Saturday 26 Jul

Food briefs: You’re toast, er, pretzel

There’s a new food truck on the scene.
07/22/2014 | Comments 0

Upward mobility

Locals can have fresh microgreens and herbs for cooking in a new and convenient way. Microgreens, a chef favorite, are petite vegetable greens that add color, nutrition and flavor to dishes.
07/23/2014 | Comments 0

Vietnamese comfort food

I’ve always had a love affair with the refreshing, healthy cuisine of Vietnam. I love the fragrances, the fresh herbs, cilantro, basil, mint and other Asian herbs: perilla, Vietnamese coriander and sawtooth cilantro. And I love the contrast and balance in almost every dish: spicy vs. cool, salty vs. sweet and steamed vs. crispy.
07/16/2014 | Comments 0

OKG eat: Cool places, cooler drinks

We know. It’s hot. It’s summer in Oklahoma. Cool down by sampling cocktails that local bars and restaurants have concocted just for you. Find a nice, air conditioned space or a shaded patio and while away the hours drinking the flavors of summer. You might decide it’s not that bad after all.

— by Devon Green, photos by Mark Hancock, Shannon Cornman and Lauren Hamilton

07/23/2014 | Comments 0

New kids on the block

There are a wealth of new local eateries cropping up in the metro and even more coming. If they’re not on your radar, they should be. From the comfy atmosphere at The Barrel on Western Avenue to the laid-back vibe at the Plaza District’s coffee shop, you might find a new regular hangout.

— by Devon Green, photos by Mark Hancock and Shannon Cornman

07/16/2014 | Comments 0


Ah, the perils of working with special dietary needs. It can make dining out a pain. Luckily, with restaurateurs becoming more savvy to their diners’ needs, there are a bevy of places in OKC to satisfy your craving for the foods you love without losing taste. All choices this week have been road-tested by gluten-sensitive foodies to guarantee satisfaction.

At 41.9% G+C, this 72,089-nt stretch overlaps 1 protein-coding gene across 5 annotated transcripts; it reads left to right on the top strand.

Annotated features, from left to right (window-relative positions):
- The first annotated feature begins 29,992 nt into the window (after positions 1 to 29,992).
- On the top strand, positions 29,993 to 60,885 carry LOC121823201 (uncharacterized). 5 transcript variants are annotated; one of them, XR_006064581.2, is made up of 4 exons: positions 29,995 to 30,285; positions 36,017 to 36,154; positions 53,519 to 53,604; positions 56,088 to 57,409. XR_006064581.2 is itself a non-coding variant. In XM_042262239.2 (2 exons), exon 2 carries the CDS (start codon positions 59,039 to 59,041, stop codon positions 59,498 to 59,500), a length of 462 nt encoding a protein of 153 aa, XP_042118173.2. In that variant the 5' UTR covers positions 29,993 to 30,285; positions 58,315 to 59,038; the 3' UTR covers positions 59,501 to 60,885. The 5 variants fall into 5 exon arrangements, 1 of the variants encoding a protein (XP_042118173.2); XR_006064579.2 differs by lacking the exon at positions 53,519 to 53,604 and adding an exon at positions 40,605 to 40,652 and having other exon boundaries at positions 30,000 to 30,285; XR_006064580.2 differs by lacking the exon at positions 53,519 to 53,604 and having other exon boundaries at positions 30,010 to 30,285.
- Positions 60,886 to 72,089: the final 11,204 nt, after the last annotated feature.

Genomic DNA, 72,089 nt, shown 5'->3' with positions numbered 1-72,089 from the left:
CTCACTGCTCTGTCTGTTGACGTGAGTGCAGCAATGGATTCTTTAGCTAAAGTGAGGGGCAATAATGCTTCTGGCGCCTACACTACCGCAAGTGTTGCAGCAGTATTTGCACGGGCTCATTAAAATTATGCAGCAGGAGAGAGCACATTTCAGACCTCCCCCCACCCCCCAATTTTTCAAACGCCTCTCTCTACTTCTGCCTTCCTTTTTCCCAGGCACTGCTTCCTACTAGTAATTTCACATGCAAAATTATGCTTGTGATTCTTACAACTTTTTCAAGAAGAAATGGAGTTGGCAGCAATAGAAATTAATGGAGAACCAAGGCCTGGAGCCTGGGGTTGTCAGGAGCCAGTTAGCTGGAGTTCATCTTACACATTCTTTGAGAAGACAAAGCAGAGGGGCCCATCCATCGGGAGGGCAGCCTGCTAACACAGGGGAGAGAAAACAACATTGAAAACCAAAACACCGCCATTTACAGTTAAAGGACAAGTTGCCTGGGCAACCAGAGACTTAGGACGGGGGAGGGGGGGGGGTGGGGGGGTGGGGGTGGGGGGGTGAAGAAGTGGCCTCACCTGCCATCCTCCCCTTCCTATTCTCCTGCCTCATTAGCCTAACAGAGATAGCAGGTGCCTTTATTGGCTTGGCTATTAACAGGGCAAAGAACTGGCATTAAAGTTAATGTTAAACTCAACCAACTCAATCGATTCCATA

07/09/2014 | Comments 0
Home · Articles · Food · Restaurant Reviews · Pho-nomenal
Restaurant Reviews


Flavor is the universal language at Pho Thai Nguyen.

Greg Elwell January 16th, 2013

Pho Thai Nguyen
3221 N. Classen Blvd.

What works:
tasty dishes for all experience levels
What needs work:
Pho broth could be hotter.
free hot tea! Also, the place takes credit cards, which is nice.

By: Mark Hancock

Wonderful things happen when you’re not quite sure what’s happening.

I think it’s fair to say there is a bit of a language barrier at some local restaurants. It is something to be expected when sampling the cuisine of foreign lands, especially at restaurants noted for authentic flavors. Sometimes foreign accents come with them.

So I hope I’m not being insulting to the good people at Pho Thai Nguyen when I say that sometimes I have no idea what is being said to me. I merely smile, nod happily and await whatever thrilling thing I’ve just agreed to eat being delivered to my table.

In fairness to the employees of Pho Thai Nguyen, it is probably a little confusing; I’m always ordering enough food for several families. That may account for some of the miscommunication.